If we hear the word ’diabetes,’ we usually think about blood sugar. However, diabetes really means the excessive production of urine. The word has both Greek and Latin derivations, meaning ”one who straddles” and ”siphon.”
Diabetes mellitus is sugar diabetes, and high blood sugar will make a horse urinate excessively. However, when the kidney doesn’t concentrate the urine normally, the horse could have diabetes insipidus, which occurs either because the brain isn’t producing normal amounts of a hormone called ADH – the antidiuretic hormone also known as vasopressin – or because the kidneys don’t respond to ADH as they should.
The major symptoms of diabetes insipidus are excessive thirst and urine production. The constant loss of large volumes of fluid causes the horse to drink a lot of water. Testing the urine will show the urine is diluted, not concentrated. There’s nothing wrong with a horse drinking lots of water, of course, but you should be aware it could also be a symptom.
Before diagnosing diabetes insipidus, kidney damage and idiopathic polydipsia must be ruled out. Idiopathic polydipsia is a term for horses that simply drink a great deal of water but don’t have anything wrong with them. Kidney damage can be detected by blood tests.
To determine if the urination is the due to liking water or caused by true diabetes insipidus, you need to see what happens if water is withheld. When heavy drinking is habit, withholding water will slow urination and the urine becomes concentrated. If the horse has diabetes insipidus, he’ll produce dilute urine anyway but also become rapidly dehydrated. Because of the risk of dehydration, it’s dangerous to limit the amount of water a horse with true diabetes insipidus drinks.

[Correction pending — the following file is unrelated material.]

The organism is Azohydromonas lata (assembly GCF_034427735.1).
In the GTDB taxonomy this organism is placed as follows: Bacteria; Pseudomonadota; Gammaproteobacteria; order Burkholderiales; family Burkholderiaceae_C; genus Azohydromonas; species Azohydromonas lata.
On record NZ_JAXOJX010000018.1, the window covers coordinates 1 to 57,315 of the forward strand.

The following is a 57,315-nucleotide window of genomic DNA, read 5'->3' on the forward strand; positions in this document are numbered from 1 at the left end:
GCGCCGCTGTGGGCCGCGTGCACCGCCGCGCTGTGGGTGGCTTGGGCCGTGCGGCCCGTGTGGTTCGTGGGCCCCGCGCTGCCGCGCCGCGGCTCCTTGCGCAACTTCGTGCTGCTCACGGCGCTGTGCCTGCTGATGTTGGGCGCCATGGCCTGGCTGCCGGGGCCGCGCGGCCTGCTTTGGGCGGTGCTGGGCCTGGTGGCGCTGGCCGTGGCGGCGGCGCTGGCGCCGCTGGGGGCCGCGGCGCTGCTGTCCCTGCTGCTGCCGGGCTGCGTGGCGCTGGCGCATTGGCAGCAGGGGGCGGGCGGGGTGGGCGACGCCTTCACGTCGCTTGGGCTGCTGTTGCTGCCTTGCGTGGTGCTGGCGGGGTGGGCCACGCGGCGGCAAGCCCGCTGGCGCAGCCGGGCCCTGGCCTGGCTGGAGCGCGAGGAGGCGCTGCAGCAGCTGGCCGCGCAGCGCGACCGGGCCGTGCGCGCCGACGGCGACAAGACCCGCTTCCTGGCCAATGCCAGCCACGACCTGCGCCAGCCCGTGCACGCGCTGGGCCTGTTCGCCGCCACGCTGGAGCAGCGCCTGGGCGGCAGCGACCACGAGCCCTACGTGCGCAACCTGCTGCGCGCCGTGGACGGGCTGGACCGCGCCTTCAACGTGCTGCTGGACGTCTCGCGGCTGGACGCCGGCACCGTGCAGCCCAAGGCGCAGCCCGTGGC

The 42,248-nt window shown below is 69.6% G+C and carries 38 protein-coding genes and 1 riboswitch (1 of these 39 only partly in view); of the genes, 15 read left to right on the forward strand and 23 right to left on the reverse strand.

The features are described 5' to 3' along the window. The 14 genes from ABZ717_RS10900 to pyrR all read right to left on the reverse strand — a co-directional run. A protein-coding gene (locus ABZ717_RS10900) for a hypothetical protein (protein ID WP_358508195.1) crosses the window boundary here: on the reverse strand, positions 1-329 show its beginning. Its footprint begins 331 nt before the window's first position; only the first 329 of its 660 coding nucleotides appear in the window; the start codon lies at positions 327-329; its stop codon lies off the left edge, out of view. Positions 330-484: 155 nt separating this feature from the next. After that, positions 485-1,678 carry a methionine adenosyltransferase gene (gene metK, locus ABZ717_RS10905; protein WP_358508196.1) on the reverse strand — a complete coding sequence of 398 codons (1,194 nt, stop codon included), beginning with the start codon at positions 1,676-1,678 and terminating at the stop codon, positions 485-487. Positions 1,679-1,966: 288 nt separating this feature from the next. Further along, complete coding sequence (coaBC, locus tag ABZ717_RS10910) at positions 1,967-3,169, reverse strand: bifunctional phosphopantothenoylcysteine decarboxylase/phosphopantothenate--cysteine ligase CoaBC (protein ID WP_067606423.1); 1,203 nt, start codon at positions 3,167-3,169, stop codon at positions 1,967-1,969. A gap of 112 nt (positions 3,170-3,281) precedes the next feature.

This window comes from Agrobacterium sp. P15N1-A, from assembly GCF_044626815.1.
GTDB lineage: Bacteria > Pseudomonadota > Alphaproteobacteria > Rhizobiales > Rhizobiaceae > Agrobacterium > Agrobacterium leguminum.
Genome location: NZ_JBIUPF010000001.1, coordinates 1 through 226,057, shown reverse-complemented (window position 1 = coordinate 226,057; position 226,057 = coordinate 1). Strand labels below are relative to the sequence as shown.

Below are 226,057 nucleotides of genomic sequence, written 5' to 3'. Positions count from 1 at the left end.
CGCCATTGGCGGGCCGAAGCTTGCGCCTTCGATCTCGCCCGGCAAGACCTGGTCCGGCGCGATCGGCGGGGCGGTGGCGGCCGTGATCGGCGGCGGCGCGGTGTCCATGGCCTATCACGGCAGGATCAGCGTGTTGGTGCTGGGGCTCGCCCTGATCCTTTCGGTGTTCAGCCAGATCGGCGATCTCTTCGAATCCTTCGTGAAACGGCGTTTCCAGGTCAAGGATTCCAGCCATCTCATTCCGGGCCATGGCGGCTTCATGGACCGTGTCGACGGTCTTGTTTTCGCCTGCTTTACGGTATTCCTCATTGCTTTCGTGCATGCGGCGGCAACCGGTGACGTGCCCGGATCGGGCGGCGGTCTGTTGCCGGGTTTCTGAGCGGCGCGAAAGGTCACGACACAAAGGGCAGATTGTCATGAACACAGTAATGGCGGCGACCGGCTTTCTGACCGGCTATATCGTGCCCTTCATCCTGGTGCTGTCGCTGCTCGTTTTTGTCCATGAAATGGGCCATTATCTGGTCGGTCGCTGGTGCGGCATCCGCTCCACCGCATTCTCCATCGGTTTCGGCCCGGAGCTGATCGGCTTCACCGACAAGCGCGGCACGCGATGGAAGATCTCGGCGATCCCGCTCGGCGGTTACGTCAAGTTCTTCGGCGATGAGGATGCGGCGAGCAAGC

While your vet can inject the horse with a synthetic ADH to determine if it’s diabetes insipidus or a kidney problem, it’s expensive and risky. In addition, the disease is actually rare in horses and the cause is unknown. The wisest course of action is to rule out a kidney problem and then allow the horse to drink water free choice.
Although you’ll have the annoyance of a really wet stall, these horses do fine as long as they have constant access to as much water as they need to make up for the urinary losses.
The main thing to bear in mind is that heavy or prolonged exercise, especially in hot weather, may not be advisable because of an increased risk of dehydration.
The horse may be at an increased risk of developing electrolyte abnormalities, especially if his water is interrupted. However, do not deliberately increase or decrease any electrolyte supplementation. You should simply provide free-choice salt like you normally would. If you do pick up on a sign that the electrolytes may be disturbed, such as a change in energy level, irritability or any muscular symptoms, contact your veterinarian to run a blood sample to check electrolyte levels.